Sawyer, S. Statistical tests for detecting gene conversion. Mol. Biol. Evol. 6, 526–538 (1989).
Sudmant, P. H. et al. Global diversity, population stratification, and selection of human copy-number variation. Science 349, aab3761 (2015).
Sudmant, P. H. et al. An integrated map of structural variation in 2,504 human genomes. Nature 526, 75–81 (2015).
Prufer, K. et al. The complete genome sequence of a Neanderthal from the Altai Mountains. Nature 505, 43–49 (2014).
Meyer, M. et al. A high-coverage genome sequence from an archaic Denisovan individual. Science 338, 222–226 (2012).
Prado-Martinez, J. et al. Great ape genetic diversity and population history. Nature 499, 471–475 (2013).
Redon, R. et al. Global variation in copy number in the human genome. Nature 444, 444–454 (2006).
Nuttle, X. et al. Emergence of a Homo sapiens-specific gene family and chromosome 16p11.2 CNV susceptibility. Nature 536, 205–209 (2016).
Gkika, D. et al. TRP channel-associated factors are a novel protein family that regulates TRPM8 trafficking and activity. J. Cell Biol. 208, 89–107 (2015).
The GTEx Consortium The Genotype-Tissue Expression (GTEx) pilot analysis: multitissue gene regulation in humans. Science 348, 648–660 (2015).
Hiatt, J. B., Pritchard, C. C., Salipante, S. J., O'Roak, B. J. & Shendure, J. Single molecule molecular inversion probes for targeted, high-accuracy detection of low-frequency variation. Gen. Res. 23, 843–854 (2013).
Sanders, S. J. et al. Multiple recurrent de novo CNVs, including duplications of the 7q11.23 Williams syndrome region, are strongly associated with autism. Neuron 70, 863–885 (2011).
Antonell, A., de Luis, O., Domingo-Roura, X. & Perez-Jurado, L. A. Evolutionary mechanisms shaping the genomic structure of the Williams–Beuren syndrome chromosomal region at human 7q11.23. Gen. Res. 15, 1179–1188 (2005).
Zhang, Q. & Su, B. Evolutionary origin and human-specific expansion of a cancer/testis antigen gene family. Mol. Biol. Evol. 31, 2365–2375 (2014).
Lee, J. A., Carvalho, C. M. & Lupski, J. R. A DNA replication mechanism for generating nonrecurrent rearrangements associated with genomic disorders. Cell 131, 1235–1247 (2007).
Carvalho, C. M. et al. Inverted genomic segments and complex triplication rearrangements are mediated by inverted repeats in the human genome. Nat. Genet. 43, 1074–1081 (2011).
Park, S. S. et al. Structure and evolution of the Smith–Magenis syndrome repeat gene clusters, SMS-REPs. Gen. Res. 12, 729–738 (2002).
Hastings, P. J., Ira, G. & Lupski, J. R. A microhomology-mediated break-induced replication model for the origin of human copy number variation. PLoS Genet. 5, e1000327 (2009).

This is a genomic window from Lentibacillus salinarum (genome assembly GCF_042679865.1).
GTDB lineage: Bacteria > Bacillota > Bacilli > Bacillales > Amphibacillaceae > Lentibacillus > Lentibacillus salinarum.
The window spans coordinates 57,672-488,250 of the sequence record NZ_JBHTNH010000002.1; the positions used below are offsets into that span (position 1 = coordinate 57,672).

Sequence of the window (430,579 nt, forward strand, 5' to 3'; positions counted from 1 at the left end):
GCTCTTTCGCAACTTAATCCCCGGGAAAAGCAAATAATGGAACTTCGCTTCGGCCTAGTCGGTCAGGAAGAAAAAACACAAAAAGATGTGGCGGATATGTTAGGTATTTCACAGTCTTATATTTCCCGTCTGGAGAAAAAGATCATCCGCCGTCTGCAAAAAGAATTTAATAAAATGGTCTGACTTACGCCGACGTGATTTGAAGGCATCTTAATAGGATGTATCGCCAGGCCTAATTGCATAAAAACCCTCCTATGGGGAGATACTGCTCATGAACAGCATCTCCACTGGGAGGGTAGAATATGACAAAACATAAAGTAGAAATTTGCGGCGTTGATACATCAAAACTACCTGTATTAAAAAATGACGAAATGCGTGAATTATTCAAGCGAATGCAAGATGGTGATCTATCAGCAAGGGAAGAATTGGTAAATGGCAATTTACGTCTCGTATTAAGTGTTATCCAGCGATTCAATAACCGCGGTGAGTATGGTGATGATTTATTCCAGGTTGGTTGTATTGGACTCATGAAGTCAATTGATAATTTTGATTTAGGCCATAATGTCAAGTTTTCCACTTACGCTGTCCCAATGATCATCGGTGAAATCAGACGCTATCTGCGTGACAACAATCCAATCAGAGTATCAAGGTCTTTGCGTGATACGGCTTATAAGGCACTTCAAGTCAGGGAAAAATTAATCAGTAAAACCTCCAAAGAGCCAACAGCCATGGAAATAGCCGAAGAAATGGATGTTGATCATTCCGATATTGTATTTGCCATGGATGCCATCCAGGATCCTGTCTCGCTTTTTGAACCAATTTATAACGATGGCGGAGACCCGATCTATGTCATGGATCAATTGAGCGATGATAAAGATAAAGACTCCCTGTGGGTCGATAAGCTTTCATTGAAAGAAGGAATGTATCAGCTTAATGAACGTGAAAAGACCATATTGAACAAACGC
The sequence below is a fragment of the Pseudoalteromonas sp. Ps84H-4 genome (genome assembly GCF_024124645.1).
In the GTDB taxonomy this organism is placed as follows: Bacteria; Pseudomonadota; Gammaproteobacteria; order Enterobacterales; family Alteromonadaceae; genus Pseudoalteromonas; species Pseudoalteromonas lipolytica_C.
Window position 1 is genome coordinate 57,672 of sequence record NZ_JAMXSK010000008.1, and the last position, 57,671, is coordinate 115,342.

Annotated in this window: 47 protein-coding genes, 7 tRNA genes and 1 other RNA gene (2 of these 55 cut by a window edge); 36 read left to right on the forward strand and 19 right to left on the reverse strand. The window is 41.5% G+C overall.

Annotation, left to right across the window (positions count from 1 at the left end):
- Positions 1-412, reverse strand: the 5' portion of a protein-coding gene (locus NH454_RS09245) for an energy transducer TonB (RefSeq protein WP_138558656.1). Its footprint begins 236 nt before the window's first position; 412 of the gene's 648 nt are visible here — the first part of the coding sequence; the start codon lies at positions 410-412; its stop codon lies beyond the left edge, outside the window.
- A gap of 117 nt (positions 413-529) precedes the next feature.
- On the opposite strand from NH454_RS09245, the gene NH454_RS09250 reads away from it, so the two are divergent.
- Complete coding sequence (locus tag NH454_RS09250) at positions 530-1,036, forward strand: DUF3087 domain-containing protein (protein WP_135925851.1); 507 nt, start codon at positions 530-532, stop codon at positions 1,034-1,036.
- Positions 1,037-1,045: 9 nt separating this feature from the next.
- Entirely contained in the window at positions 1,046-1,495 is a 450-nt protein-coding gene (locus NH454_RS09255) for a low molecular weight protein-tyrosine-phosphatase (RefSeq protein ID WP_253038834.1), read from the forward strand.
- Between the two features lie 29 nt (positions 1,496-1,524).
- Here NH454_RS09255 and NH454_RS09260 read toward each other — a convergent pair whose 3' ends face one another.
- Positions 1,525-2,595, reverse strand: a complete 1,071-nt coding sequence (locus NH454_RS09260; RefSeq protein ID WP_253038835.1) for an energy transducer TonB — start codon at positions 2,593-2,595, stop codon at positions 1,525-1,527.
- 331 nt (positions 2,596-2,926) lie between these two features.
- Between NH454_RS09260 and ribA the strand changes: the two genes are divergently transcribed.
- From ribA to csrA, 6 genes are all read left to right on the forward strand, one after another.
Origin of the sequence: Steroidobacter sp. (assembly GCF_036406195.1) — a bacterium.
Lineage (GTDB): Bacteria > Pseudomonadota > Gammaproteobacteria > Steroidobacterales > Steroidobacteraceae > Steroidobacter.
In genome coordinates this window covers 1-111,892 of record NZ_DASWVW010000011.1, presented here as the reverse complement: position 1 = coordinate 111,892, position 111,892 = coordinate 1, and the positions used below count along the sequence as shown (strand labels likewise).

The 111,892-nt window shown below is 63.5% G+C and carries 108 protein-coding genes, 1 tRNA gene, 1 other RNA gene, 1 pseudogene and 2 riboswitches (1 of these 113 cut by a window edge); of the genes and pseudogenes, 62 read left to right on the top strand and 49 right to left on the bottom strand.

Iida, N. & Kozasa, T. Identification and biochemical analysis of GRIN1 and GRIN2. Methods Enzymol. 390, 475–483 (2004).
Chen, L. T., Gilman, A. G. & Kozasa, T. A candidate target for G protein action in brain. J. Biol. Chem. 274, 26931–26938 (1999).
Bamford, R. N. et al. Loss-of-function mutations in the EGF-CFC gene CFC1 are associated with human left-right laterality defects. Nat. Genet. 26, 365–369 (2000).
Sha, B. Y. et al. Genome-wide association study suggested copy number variation may be associated with body mass index in the Chinese population. J. Hum. Genet. 54, 199–202 (2009).
Dumont, B. L. Interlocus gene conversion explains at least 2.7% of single nucleotide variants in human segmental duplications. BMC Genomics 16, 456 (2015).
Fawcett, J. A. & Innan, H. The role of gene conversion in preserving rearrangement hotspots in the human genome. Trends Genet. 29, 561–568 (2013).
Nuttle, X. et al. Rapid and accurate large-scale genotyping of duplicated genes and discovery of interlocus gene conversions. Nat. Methods 10, 903–909 (2013).
Colburn, R. W. et al. Attenuated cold sensitivity in TRPM8 null mice. Neuron 54, 379–386 (2007).
Bautista, D. M. et al. The menthol receptor TRPM8 is the principal detector of environmental cold. Nature 448, 204–208 (2007).
Bailey, J. A. et al. Recent segmental duplications in the human genome. Science 297, 1003–1007 (2002).
Bailey, J. A., Yavor, A. M., Massa, H. F., Trask, B. J. & Eichler, E. E. Segmental duplications: organization and impact within the current human genome project assembly. Genome Res. 11, 1005–1017 (2001).
Altschul, S. F., Gish, W., Miller, W., Myers, E. W. & Lipman, D. J. Basic local alignment search tool. J. Mol. Biol. 215, 403–410 (1990).
Kent, W. J. BLAT—the BLAST-like alignment tool. Genome Res. 12, 656–664 (2002).
Quinlan, A. R. BEDTools: the Swiss-Army tool for genome feature analysis. Curr. Protoc. Bioinformatics 47, 11–34 (2014).
Huddleston, J. et al. Reconstructing complex regions of genomes using long-read sequencing technology. Genome Res. 24, 688–696 (2014).
Katoh, K. & Standley, D. M. MAFFT multiple sequence alignment software version 7: improvements in performance and usability. Mol. Biol. Evol. 30, 772–780 (2013).
Waterhouse, A. M., Procter, J. B., Martin, D. M., Clamp, M. & Barton, G. J. Jalview version 2—a multiple sequence alignment editor and analysis workbench. Bioinformatics 25, 1189–1191 (2009).
Tamura, K., Stecher, G., Peterson, D., Filipski, A. & Kumar, S. MEGA6: molecular evolutionary genetics analysis version 6.0. Mol. Biol. Evol. 30, 2725–2729 (2013).